When the economy goes boom I’m long gone.

    Another thing that is bad is that politicians cannot create – only redistribute. Only manufacturers and entrepreneurs can create. Politicians therefore see economy as a zero sum game, meanwhile for those competing on the market it is all about making the cake grow – not dividing it into equal shares.

    Politicians WERE basically owning banks in the States, or at least in practice. Check out the link I had here above on the American example …

  4. Elizabeth says:

    Great point. Personal interest. Might I add that anyone giving me chocolate wins :). Got my vote. I will use registration fraud as much as ACORN has to pursuade the public that you are reelected. It’s a worthy cause, for my own personal interest.

    I’m sorry, I’m not quite sure what I’m clicking on for the American example? Do I just click on the “America” link?

    By the way, thank you for your contribution to our site, you’ve brought up many points I agree with that I could have never stated more eloquently.

  5. tegis says:

    I meant this link .

    Ya, thanks. I love to debate and I learn a lot from you guys as well. I think it is important that we learn from each other over the big pond, so to speak :). I don’t know if I’m eloquent or not..:) but thanks heaps anyways :). All I know is that you probably get a pay check for doing this (am I right? 😉 ) and I just screw up my studies haha 🙂 I have a paper that is due till Monday and I’ve just started :S *sniff* 😦 but it is a drug for me to debate and learn 😉 I’m an addict 🙂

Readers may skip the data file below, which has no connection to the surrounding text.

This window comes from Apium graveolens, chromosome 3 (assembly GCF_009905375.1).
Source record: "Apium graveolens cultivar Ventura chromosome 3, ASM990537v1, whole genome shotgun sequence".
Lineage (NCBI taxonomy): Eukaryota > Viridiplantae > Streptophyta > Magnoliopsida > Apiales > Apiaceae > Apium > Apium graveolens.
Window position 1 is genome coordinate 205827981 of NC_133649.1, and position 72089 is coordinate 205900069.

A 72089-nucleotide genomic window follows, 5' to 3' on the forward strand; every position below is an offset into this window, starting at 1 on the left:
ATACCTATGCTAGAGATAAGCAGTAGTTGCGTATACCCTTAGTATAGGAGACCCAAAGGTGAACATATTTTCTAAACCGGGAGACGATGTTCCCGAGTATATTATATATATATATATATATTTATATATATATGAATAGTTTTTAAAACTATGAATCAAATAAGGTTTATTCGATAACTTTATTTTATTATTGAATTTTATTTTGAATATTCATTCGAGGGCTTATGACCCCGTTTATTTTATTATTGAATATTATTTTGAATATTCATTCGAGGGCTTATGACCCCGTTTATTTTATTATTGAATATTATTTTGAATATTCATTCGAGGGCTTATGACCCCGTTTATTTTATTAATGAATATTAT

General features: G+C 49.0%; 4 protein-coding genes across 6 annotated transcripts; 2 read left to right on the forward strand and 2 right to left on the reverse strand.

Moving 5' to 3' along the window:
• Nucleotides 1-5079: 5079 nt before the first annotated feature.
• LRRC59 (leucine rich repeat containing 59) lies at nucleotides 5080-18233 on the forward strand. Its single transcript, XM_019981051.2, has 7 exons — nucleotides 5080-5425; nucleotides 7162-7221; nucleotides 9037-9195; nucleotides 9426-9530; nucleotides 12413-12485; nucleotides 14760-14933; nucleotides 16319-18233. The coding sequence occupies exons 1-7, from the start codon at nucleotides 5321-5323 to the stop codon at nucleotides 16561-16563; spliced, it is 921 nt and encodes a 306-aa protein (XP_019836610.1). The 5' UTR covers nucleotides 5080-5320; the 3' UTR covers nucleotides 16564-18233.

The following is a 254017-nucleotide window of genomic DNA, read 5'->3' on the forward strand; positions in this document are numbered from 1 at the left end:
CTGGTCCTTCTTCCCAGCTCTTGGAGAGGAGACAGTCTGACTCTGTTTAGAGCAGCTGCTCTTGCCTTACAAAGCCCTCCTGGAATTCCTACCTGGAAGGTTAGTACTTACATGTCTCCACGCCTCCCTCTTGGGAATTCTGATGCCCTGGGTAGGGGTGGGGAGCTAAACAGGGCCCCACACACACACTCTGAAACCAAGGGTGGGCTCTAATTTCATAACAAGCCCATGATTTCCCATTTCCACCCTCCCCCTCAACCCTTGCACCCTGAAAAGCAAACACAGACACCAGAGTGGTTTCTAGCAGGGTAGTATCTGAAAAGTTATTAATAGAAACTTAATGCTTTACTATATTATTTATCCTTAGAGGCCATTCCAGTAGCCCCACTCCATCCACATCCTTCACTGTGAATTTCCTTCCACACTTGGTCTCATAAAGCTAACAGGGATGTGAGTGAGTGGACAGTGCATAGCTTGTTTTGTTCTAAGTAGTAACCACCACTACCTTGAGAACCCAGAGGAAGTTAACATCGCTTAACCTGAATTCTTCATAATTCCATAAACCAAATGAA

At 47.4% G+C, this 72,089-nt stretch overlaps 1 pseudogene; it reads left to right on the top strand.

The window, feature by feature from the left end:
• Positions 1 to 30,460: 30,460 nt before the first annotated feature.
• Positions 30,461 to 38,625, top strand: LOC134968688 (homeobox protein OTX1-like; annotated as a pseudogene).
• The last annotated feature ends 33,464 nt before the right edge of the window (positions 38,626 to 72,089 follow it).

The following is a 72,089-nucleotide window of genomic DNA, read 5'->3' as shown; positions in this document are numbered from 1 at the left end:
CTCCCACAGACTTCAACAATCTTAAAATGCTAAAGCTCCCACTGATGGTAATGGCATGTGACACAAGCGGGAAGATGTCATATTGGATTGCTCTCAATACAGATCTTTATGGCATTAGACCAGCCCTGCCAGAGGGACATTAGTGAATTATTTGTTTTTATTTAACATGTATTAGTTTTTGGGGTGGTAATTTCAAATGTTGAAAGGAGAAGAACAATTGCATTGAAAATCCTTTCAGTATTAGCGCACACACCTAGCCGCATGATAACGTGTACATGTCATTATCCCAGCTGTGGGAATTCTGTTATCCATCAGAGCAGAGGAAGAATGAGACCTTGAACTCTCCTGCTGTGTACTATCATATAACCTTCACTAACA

I hope we can stay in touch even after election 08?

  6. Elizabeth says:

    Oh ya, I remember that article! Messed up. I don’t understand how people allow themselves to be fraudulant. I have such high principles for myself. There’s much I will just say no or yes too, regarding on how it effects my soul. If it gives me a bad feeling in my stomach before I go to bed, I will go against that feeling. I work on karma, and love. I wonder how these dirty politicians/ corporate folk can look themselves in the mirror if they know they have done wrong. And I have to state this as well… not all politicians are evil. The govenrment I do have my problems with, but it also does so much to protect me and see that I am safe. For that I give my gratitude.

    I have recieved a stipen for my work with PS. For a college student its grand, but I still hold a job as a florist and I am taking several classes- and I’m with you! I have tons of papers and tests coming up LOL!! makes me laugh, I face the same problem of juggling school, work, travel for PS and engaging in political discussion. I find myself currently to be warped by the election, but I won’t know what to do with myself when it is over.

    I hope we stay in touch! Tons of what I’ve learned about the US has been from outside the US, and outside sources. I submitted my school e-mail address above, you should shoot me an e-mail and then I can have yours as well. Good luck with your paper!

  7. koivis says:

    Greetings from Belgium,
    Crisis allso here, small fish dont eat big fish.
    Please visit my websites (blogs) on: and
    Thanks. You can also leave a message.